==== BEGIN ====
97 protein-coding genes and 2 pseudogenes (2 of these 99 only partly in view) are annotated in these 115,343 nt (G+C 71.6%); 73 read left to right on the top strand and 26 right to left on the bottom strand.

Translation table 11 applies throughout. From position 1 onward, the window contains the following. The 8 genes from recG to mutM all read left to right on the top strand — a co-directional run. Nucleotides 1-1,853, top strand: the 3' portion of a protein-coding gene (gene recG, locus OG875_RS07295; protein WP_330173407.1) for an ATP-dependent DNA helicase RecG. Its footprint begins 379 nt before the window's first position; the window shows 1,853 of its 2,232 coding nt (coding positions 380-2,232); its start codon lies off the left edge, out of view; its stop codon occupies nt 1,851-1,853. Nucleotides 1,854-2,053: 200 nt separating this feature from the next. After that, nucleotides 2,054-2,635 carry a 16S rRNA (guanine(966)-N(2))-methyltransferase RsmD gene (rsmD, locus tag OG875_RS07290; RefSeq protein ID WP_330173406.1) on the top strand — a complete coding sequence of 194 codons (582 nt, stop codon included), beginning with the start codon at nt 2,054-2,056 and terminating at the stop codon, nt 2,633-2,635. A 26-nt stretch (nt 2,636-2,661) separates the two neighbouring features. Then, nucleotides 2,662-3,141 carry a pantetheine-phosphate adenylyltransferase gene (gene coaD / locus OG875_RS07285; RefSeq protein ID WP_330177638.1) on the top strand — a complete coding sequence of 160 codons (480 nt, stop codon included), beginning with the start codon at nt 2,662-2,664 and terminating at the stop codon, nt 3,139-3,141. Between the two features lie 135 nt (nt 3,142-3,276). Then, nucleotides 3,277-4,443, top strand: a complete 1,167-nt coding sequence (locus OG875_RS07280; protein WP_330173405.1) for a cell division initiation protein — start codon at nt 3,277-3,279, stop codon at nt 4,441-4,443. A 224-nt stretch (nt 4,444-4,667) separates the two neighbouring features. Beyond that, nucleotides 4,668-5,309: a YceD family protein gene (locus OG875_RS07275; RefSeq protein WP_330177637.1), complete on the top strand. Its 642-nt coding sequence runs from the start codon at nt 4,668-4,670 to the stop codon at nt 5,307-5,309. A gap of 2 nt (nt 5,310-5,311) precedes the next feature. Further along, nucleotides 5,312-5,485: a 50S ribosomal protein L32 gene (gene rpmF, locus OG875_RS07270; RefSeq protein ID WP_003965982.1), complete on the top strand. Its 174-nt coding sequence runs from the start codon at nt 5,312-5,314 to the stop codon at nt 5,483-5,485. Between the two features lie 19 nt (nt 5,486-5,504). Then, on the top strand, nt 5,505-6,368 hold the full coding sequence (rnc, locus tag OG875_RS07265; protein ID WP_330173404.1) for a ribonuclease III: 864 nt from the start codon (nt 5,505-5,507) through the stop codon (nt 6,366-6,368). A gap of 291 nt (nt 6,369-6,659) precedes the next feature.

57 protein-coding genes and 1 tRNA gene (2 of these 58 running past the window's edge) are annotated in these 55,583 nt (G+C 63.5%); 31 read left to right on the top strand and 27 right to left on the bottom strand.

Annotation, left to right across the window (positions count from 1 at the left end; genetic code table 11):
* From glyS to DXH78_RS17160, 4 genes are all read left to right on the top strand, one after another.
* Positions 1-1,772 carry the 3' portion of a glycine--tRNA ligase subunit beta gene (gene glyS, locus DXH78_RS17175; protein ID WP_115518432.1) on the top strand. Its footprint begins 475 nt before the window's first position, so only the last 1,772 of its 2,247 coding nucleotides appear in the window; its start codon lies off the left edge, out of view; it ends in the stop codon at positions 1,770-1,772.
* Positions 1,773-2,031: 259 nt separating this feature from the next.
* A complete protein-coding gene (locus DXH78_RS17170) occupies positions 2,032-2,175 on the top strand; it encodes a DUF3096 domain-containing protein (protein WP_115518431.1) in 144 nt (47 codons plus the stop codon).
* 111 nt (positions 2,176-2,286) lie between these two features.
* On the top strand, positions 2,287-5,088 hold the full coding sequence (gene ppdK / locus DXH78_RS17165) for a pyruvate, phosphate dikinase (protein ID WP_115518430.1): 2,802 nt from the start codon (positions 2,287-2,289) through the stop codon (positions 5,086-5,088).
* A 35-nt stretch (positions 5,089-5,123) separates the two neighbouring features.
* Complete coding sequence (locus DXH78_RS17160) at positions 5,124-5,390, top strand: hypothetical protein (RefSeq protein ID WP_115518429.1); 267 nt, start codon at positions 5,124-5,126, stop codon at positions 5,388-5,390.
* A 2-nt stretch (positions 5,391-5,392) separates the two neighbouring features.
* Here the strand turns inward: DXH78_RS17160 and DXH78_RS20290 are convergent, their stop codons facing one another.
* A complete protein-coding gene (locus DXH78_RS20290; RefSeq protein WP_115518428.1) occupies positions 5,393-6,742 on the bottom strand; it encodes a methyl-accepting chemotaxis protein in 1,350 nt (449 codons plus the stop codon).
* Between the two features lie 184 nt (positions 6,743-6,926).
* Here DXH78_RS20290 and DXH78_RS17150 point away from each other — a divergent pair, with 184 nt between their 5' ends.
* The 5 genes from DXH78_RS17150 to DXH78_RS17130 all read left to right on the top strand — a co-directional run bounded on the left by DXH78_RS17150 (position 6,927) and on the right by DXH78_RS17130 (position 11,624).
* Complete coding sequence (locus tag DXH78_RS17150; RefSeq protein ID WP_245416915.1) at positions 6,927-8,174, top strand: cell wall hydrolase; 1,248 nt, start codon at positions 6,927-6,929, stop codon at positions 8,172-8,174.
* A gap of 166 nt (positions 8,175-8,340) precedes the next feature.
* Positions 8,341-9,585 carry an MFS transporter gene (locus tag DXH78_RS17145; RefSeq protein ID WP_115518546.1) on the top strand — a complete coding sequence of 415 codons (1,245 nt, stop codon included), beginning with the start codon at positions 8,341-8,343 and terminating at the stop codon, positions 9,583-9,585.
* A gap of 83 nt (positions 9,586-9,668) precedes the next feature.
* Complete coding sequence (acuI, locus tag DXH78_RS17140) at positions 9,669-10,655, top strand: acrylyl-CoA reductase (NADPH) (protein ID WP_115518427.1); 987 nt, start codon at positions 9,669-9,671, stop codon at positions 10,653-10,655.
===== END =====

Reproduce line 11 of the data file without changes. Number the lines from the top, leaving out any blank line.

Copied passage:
* A 35-nt stretch (positions 5,089-5,123) separates the two neighbouring features.